How Health Datapalooza is Reshaping One Journalist's View of Health Data
By Charles Ornstein, ProPublica
Charles Ornstein is a senior reporter at ProPublica, a nonprofit news organization in New York. He is the recipient of the 2014 Health Data Liberators award from the Health Datapalooza and serves on the 2016 Health Datapalooza steering committee.
Two years ago, when I attended my first Health Datapalooza, much of the hallway chatter focused on the dearth of data available to help patients and doctors make better health decisions. The Centers for Medicare and Medicaid Services had just started releasing massive data sets, but no one really knew how much data CMS was willing to release or how useful those data sets might really be. Information and tools from private insurers were few and far between.
It's amazing to think how much things have changed in such a short time: Government agencies (and CMS in particular) have released data sets at a pace faster than I expected, and the discussions are shifting from what data needs to be released to what to do with all this information.
ProPublica, for one, has created and updated tools that let people examine their doctors' prescribing patterns within Medicare's drug program (and compare them to others in the same specialty and state), review the services their doctors perform in Medicare (and similarly see it in context) and find the payments the doctors have received from drug and medical device companies.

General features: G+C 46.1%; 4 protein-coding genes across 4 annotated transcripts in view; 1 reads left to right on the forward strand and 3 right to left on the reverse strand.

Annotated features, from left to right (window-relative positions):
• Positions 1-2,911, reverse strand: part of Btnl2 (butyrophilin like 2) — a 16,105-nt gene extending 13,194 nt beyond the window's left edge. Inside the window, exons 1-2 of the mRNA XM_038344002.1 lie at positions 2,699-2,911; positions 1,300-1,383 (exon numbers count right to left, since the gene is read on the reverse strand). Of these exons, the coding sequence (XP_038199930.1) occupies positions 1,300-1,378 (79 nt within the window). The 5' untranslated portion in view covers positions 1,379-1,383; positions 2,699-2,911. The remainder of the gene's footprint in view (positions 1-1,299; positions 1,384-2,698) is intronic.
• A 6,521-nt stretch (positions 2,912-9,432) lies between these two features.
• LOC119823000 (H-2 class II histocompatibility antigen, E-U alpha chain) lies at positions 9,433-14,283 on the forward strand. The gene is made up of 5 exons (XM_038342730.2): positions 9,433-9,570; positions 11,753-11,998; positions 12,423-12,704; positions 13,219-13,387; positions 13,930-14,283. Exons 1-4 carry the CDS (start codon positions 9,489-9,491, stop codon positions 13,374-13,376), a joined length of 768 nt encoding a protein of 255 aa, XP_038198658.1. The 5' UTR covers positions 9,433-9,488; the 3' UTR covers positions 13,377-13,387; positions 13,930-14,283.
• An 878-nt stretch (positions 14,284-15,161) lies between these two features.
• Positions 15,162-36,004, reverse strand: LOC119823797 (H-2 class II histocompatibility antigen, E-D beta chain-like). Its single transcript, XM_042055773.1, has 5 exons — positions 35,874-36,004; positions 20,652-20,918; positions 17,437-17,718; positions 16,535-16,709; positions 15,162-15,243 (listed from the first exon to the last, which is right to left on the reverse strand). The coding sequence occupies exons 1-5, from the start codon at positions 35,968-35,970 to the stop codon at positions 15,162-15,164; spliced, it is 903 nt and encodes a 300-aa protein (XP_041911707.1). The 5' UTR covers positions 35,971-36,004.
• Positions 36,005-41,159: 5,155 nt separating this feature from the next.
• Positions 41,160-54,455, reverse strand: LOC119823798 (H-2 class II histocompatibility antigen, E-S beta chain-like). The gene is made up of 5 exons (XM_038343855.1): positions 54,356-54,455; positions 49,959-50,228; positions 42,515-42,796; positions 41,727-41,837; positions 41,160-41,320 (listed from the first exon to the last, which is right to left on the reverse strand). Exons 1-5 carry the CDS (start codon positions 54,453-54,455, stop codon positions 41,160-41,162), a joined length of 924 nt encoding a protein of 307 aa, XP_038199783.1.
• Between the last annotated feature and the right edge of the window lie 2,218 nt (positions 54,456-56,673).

The Wall Street Journal has a great look-up tool to compare doctors. Others, including Amino, Docspot and Consumers' Checkbook, have developed tools, too. And data journalist/agitator Fred Trotter has some interesting data projects under way at DocGraph.
To be sure, there's a lot more information that still needs to be released publicly.
I personally would like to see data on the services delivered in Medicare Advantage (a growing sector of health plans serving Medicare beneficiaries) and state Medicaid programs (which now cover more than 70 million people). Why stop there? It also would be great if the Department of Veterans Affairs and the Department of Defense publicly released detailed data on the health care services they pay for. And private insurers should play a role too, pooling their data and releasing it publicly with little or no charge.
But while liberating data will always be fun, the new questions data journalists and the broader health data community face are just as pressing, if not moreso. What are the stories that need to be told with this data? Is there such a thing as a good doctor and bad doctor, and can we find the answer in the data? How do we connect all of this information in a way that means something to real people? How much do people care about having data at their fingertips?
I look forward to Datapalooza this year because the discussion, access to newsmakers and hallway conversations will give me new ideas, cause me to question existing ones and make me smarter.
This is a cross-post from AcademyHealth's blog.
Featured image photo credit: jwyg on Flickr